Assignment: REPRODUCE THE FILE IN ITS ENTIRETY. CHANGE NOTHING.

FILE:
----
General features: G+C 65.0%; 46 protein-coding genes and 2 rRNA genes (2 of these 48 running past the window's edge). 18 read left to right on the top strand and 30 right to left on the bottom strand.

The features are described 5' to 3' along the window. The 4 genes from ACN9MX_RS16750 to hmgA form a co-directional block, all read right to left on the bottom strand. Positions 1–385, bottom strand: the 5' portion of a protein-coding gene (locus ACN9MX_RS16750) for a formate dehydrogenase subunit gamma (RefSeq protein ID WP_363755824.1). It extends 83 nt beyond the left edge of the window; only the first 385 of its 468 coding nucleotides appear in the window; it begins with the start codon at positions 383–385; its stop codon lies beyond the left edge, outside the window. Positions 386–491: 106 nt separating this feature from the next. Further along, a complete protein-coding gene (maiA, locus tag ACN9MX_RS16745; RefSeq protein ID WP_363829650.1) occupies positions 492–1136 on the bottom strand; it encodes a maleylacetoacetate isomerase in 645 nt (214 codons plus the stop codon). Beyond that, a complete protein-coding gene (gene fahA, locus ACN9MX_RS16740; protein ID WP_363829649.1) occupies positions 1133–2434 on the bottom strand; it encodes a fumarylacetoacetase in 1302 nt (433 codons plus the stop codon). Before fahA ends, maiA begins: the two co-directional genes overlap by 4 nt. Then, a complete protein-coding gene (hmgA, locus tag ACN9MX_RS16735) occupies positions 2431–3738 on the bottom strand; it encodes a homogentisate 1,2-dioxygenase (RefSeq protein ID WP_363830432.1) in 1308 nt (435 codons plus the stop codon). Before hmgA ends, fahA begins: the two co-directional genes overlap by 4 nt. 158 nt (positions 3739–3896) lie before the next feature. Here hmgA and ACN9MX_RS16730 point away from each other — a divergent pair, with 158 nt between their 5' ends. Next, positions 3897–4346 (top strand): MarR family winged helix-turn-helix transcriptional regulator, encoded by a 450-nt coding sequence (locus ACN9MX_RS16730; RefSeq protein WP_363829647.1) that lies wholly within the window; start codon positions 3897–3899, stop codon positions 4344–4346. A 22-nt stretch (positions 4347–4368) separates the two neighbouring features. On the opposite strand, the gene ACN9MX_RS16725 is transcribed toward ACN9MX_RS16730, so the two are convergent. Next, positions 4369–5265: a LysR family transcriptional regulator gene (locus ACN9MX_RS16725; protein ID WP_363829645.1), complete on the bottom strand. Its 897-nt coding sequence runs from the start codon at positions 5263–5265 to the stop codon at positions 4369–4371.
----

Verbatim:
General features: G+C 65.0%; 46 protein-coding genes and 2 rRNA genes (2 of these 48 running past the window's edge). 18 read left to right on the top strand and 30 right to left on the bottom strand.

The features are described 5' to 3' along the window. The 4 genes from ACN9MX_RS16750 to hmgA form a co-directional block, all read right to left on the bottom strand. Positions 1–385, bottom strand: the 5' portion of a protein-coding gene (locus ACN9MX_RS16750) for a formate dehydrogenase subunit gamma (RefSeq protein ID WP_363755824.1). It extends 83 nt beyond the left edge of the window; only the first 385 of its 468 coding nucleotides appear in the window; it begins with the start codon at positions 383–385; its stop codon lies beyond the left edge, outside the window. Positions 386–491: 106 nt separating this feature from the next. Further along, a complete protein-coding gene (maiA, locus tag ACN9MX_RS16745; RefSeq protein ID WP_363829650.1) occupies positions 492–1136 on the bottom strand; it encodes a maleylacetoacetate isomerase in 645 nt (214 codons plus the stop codon). Beyond that, a complete protein-coding gene (gene fahA, locus ACN9MX_RS16740; protein ID WP_363829649.1) occupies positions 1133–2434 on the bottom strand; it encodes a fumarylacetoacetase in 1302 nt (433 codons plus the stop codon). Before fahA ends, maiA begins: the two co-directional genes overlap by 4 nt. Then, a complete protein-coding gene (hmgA, locus tag ACN9MX_RS16735) occupies positions 2431–3738 on the bottom strand; it encodes a homogentisate 1,2-dioxygenase (RefSeq protein ID WP_363830432.1) in 1308 nt (435 codons plus the stop codon). Before hmgA ends, fahA begins: the two co-directional genes overlap by 4 nt. 158 nt (positions 3739–3896) lie before the next feature. Here hmgA and ACN9MX_RS16730 point away from each other — a divergent pair, with 158 nt between their 5' ends. Next, positions 3897–4346 (top strand): MarR family winged helix-turn-helix transcriptional regulator, encoded by a 450-nt coding sequence (locus ACN9MX_RS16730; RefSeq protein WP_363829647.1) that lies wholly within the window; start codon positions 3897–3899, stop codon positions 4344–4346. A 22-nt stretch (positions 4347–4368) separates the two neighbouring features. On the opposite strand, the gene ACN9MX_RS16725 is transcribed toward ACN9MX_RS16730, so the two are convergent. Next, positions 4369–5265: a LysR family transcriptional regulator gene (locus ACN9MX_RS16725; protein ID WP_363829645.1), complete on the bottom strand. Its 897-nt coding sequence runs from the start codon at positions 5263–5265 to the stop codon at positions 4369–4371.